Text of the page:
Extracellular signalling by the purine nucleotide ATP has long been associated with sensory function1,2,3,4,5,6,7,8. In the periphery, ATP mediates nociception3,4,5, mechanosensitivity3,6, thermal sensitivity7 and O2 chemosensitivity8. These processes share a common mechanism that involves the release of ATP to excite afferent fibres via activation of ionotropic P2X and/or metabotropic P2Y receptors. Chemosensors located in the brainstem are crucial for the maintenance of physiological levels of blood gases through the regulation of breathing9,10,11. Here we show that an increase in pCO2 in the arterial blood triggers the immediate release of ATP from three chemosensitive regions located on the ventral surface of the medulla oblongata. Blockade of ATP receptors at these sites diminishes the chemosensory control of breathing, suggesting that ATP release constitutes a key step in central chemosensory transduction. These new data suggest that ATP, a phylogenetically ancient, unique and simple molecule, has been widely used in the evolution of afferent systems to mediate distinct forms of sensory transduction not only in the periphery but also within the central nervous system.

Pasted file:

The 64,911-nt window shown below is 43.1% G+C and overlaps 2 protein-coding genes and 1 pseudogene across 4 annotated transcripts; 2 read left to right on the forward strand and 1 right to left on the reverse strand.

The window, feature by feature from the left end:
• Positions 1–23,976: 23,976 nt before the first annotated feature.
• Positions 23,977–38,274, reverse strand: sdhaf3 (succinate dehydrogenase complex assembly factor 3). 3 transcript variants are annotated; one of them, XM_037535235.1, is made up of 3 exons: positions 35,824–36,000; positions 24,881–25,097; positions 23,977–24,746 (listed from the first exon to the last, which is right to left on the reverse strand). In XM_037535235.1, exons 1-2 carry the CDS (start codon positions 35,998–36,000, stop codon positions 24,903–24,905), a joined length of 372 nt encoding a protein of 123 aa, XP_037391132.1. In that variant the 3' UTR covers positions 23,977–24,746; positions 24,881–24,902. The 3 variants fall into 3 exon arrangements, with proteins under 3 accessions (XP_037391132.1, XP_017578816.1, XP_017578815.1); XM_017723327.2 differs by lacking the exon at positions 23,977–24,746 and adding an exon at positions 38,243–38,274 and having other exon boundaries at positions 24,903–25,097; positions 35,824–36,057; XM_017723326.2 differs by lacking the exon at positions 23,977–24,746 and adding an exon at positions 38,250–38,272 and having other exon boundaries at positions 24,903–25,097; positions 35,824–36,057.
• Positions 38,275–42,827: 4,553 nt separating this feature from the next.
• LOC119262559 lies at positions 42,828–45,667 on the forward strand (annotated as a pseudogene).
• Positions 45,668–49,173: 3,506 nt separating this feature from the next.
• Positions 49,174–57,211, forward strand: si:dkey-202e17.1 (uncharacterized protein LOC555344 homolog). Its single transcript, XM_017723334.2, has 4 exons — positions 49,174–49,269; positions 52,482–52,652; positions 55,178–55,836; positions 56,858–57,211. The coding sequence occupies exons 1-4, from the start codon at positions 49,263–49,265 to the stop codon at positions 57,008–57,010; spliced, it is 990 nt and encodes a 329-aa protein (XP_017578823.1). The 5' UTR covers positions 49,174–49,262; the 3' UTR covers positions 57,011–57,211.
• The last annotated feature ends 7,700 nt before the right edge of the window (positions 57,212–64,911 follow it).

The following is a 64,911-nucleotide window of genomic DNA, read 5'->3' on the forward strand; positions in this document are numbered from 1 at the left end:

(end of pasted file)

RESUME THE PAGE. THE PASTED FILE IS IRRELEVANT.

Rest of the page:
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We thank M. E. Droniou for help with the initial development of the ATP sensor. We also thank the Biotechnology and Biological Sciences Research Council (K.M.S., A.V.G.) and the Wellcome Trust (N.D.) for support.
N.D. and E.L. are founders of, and hold equity in, Sarissa Biomedical Ltd. Sarissa Biomedical Ltd. offers for sale ATP biosensors similar to some of those used in this article.
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Gourine, A., Llaudet, E., Dale, N. et al. ATP is a mediator of chemosensory transduction in the central nervous system. Nature 436, 108–111 (2005). https://doi.org/10.1038/nature03690
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